The two most common pests in this family are the striped cucumber beetle and spotted cucumber beetle, which looks very much like a green ladybug. However, unlike the ladybug, cucumber beetles are not considered beneficial insects. They are sucking invaders which harm crops and ornamental plants.
At two stages of their approx. 8 week lifespan, these insects cause damage to plants. Adults will attack the tender young growth of stems and leaves, and the buds and petals on mature specimens. They also carry and spread the bacterial wilt organism, Erwinia tracheiphila and the cucumber mosaic virus. Eggs are laid in clusters on the underside of host leaves, and hatch into yellowish larvae (coloration varies) approx 1⁄2 inches (13 mm) long. The larvae then commence to feed on plant roots by tunneling into the ground. In some areas, the larvae is called the “corn rootworm”.
Cucumber beetles can attack and overwinter in corn and bean fields; in some areas they may hide out in compost or trash piles. Eradication consists of manual removal, keeping cultivated areas free of litter and debris from infested plants, and application of pyrethrin-containing insecticides applied directly to host plants, such as Cyfluthrin or a non-systemic organphosphate insectside like malathion.
Caution and strict adherence to safety instructions and directions-for-use are advised when using insecticides, especially on plants bearing produce for human or animal consumption.
Common problems you may be experiencing with your squash.
For information on identification, preventive measures, and control, check out the information in these links from OSU, University of KY and Gardening.About. Article from UK is a good one but note chemical regulations vary from state to state. Always read caution labels on any pesticides before use.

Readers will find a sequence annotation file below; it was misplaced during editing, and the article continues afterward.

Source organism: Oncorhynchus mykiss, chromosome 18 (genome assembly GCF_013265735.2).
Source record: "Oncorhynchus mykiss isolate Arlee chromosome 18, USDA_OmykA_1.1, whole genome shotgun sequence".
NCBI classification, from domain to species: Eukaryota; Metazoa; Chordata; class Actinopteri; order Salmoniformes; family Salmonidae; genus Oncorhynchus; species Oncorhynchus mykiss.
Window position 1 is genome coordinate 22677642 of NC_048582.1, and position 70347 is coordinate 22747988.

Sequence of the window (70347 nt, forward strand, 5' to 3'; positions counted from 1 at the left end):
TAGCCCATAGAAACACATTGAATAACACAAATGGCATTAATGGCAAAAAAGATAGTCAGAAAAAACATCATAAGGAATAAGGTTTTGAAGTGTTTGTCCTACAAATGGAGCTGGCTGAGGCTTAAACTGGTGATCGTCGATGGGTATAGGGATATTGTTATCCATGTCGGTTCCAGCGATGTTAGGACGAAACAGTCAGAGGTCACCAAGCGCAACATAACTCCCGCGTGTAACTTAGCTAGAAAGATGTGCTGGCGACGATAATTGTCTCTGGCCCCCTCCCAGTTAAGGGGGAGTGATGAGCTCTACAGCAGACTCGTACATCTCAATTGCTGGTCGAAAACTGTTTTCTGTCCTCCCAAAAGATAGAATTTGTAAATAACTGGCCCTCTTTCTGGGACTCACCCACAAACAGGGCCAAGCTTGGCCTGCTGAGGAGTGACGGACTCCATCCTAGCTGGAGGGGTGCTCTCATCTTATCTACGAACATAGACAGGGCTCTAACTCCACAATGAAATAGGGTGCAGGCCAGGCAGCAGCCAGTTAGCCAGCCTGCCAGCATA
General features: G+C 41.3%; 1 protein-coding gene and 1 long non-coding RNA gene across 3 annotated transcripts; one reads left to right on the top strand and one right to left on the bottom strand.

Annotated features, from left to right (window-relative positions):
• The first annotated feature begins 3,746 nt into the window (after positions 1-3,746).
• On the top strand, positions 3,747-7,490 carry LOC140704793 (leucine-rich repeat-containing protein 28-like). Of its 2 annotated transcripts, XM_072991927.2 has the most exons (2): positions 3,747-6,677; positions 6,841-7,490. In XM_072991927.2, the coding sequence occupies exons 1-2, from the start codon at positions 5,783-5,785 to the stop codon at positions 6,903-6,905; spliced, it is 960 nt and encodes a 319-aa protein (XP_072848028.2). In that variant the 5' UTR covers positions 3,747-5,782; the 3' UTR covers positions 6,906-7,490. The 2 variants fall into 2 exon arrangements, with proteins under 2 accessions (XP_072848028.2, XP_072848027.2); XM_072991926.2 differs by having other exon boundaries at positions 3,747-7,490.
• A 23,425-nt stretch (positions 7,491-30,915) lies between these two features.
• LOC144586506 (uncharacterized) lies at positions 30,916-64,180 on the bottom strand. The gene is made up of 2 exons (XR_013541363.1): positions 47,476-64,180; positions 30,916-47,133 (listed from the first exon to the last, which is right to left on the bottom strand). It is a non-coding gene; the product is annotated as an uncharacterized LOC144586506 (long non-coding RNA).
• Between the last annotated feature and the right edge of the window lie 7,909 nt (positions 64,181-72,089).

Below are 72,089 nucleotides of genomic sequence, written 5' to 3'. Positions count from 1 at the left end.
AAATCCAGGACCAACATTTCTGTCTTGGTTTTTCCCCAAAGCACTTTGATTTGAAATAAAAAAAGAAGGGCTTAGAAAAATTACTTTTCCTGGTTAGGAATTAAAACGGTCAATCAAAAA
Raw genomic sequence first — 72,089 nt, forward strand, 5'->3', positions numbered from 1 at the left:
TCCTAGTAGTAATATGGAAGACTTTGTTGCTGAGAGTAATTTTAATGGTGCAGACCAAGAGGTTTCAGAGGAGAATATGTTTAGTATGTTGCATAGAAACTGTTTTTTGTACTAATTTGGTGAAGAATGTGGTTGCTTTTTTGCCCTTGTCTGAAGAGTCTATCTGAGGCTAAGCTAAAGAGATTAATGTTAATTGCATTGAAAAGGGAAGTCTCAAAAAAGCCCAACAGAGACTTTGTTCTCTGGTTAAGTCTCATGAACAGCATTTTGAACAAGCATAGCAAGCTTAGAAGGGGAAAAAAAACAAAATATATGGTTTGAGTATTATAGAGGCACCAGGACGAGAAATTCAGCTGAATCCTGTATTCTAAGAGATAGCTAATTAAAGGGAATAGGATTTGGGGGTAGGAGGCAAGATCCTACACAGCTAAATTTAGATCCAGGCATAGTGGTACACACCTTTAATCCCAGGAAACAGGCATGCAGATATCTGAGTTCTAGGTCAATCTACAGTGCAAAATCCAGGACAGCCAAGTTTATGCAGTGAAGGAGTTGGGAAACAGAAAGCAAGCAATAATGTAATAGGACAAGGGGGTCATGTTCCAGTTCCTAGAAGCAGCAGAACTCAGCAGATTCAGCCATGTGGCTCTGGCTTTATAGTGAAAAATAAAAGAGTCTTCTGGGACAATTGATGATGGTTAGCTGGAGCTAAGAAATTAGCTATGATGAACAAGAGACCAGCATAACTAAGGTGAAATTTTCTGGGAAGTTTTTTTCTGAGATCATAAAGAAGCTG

The melampodium is one of the most prolific of summer annuals, in more ways than one. First, it stays covered with small yellow, daisy-like flowers, about an inch in diameter, from an early age. Second, these flowers make seed like the tribes of man and cover the earth, seedlings coming up constantly all during the growing season, and even from one season to the next. Foliage is bright, not dark green; and the yellow, many-petaled flowers have a darker bronzy-orange center. They need good sun to bloom well, and must stay watered, though they are not fussy.
Most of the melampodium species come from the new world tropics in regions that include the Caribbean and from South America, through Central America to the southwestern United States.
Use by itself in large continous mounds or use a contrasting back drop of other sun loving plants such as celosia or gereniums.
Melampodium is an happy little plant that is very generous with its near continuous displays of yellow daisylike flowers. Butter daisy (a happier name) will prolifically reseed each season requiring no assistance from the gardener! It is a rugged plant that can stand up to summer’s heat and retain its fine flowers and fresh appearance.
Photo Credit: Taken In Our Greenhouse 6-8-12
Content: Portions Taken From Floridata.Com
2013 Greenhouse Hours
Latest Mile Tree News